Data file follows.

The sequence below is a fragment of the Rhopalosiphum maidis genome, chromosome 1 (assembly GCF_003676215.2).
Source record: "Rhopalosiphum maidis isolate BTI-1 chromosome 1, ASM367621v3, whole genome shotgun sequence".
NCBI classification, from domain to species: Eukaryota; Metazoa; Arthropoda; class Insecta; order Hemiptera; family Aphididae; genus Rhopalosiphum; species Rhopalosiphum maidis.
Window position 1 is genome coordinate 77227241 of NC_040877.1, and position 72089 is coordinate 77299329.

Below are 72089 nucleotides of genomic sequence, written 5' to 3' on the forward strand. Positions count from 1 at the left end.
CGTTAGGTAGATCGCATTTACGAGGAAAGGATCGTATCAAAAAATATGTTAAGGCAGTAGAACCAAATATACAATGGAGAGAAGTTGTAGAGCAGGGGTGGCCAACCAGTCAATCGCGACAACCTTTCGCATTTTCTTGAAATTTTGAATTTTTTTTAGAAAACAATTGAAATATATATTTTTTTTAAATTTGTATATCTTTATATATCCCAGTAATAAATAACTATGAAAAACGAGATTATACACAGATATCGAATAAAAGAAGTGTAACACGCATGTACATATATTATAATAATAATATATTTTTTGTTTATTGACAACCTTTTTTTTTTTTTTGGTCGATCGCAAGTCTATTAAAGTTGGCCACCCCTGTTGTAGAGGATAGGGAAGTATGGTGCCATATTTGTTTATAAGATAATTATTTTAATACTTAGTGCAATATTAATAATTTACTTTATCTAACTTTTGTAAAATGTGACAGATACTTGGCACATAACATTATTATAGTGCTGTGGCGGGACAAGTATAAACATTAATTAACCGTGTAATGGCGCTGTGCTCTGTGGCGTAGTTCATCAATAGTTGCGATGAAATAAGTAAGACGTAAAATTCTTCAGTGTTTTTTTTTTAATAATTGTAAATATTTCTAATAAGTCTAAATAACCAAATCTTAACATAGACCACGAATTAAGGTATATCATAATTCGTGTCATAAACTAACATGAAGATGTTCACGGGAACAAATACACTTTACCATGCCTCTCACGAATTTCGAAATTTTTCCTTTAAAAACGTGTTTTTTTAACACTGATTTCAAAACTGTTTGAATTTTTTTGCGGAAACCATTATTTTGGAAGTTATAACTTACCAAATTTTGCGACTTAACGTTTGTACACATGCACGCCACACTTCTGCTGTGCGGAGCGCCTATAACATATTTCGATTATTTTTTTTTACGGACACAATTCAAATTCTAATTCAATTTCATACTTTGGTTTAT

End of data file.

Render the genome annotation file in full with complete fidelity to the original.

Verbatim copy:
The sequence below is a fragment of the Rhopalosiphum maidis genome, chromosome 1 (assembly GCF_003676215.2).
Source record: "Rhopalosiphum maidis isolate BTI-1 chromosome 1, ASM367621v3, whole genome shotgun sequence".
NCBI classification, from domain to species: Eukaryota; Metazoa; Arthropoda; class Insecta; order Hemiptera; family Aphididae; genus Rhopalosiphum; species Rhopalosiphum maidis.
Window position 1 is genome coordinate 77227241 of NC_040877.1, and position 72089 is coordinate 77299329.

Below are 72089 nucleotides of genomic sequence, written 5' to 3' on the forward strand. Positions count from 1 at the left end.
CGTTAGGTAGATCGCATTTACGAGGAAAGGATCGTATCAAAAAATATGTTAAGGCAGTAGAACCAAATATACAATGGAGAGAAGTTGTAGAGCAGGGGTGGCCAACCAGTCAATCGCGACAACCTTTCGCATTTTCTTGAAATTTTGAATTTTTTTTAGAAAACAATTGAAATATATATTTTTTTTAAATTTGTATATCTTTATATATCCCAGTAATAAATAACTATGAAAAACGAGATTATACACAGATATCGAATAAAAGAAGTGTAACACGCATGTACATATATTATAATAATAATATATTTTTTGTTTATTGACAACCTTTTTTTTTTTTTTGGTCGATCGCAAGTCTATTAAAGTTGGCCACCCCTGTTGTAGAGGATAGGGAAGTATGGTGCCATATTTGTTTATAAGATAATTATTTTAATACTTAGTGCAATATTAATAATTTACTTTATCTAACTTTTGTAAAATGTGACAGATACTTGGCACATAACATTATTATAGTGCTGTGGCGGGACAAGTATAAACATTAATTAACCGTGTAATGGCGCTGTGCTCTGTGGCGTAGTTCATCAATAGTTGCGATGAAATAAGTAAGACGTAAAATTCTTCAGTGTTTTTTTTTTAATAATTGTAAATATTTCTAATAAGTCTAAATAACCAAATCTTAACATAGACCACGAATTAAGGTATATCATAATTCGTGTCATAAACTAACATGAAGATGTTCACGGGAACAAATACACTTTACCATGCCTCTCACGAATTTCGAAATTTTTCCTTTAAAAACGTGTTTTTTTAACACTGATTTCAAAACTGTTTGAATTTTTTTGCGGAAACCATTATTTTGGAAGTTATAACTTACCAAATTTTGCGACTTAACGTTTGTACACATGCACGCCACACTTCTGCTGTGCGGAGCGCCTATAACATATTTCGATTATTTTTTTTTACGGACACAATTCAAATTCTAATTCAATTTCATACTTTGGTTTAT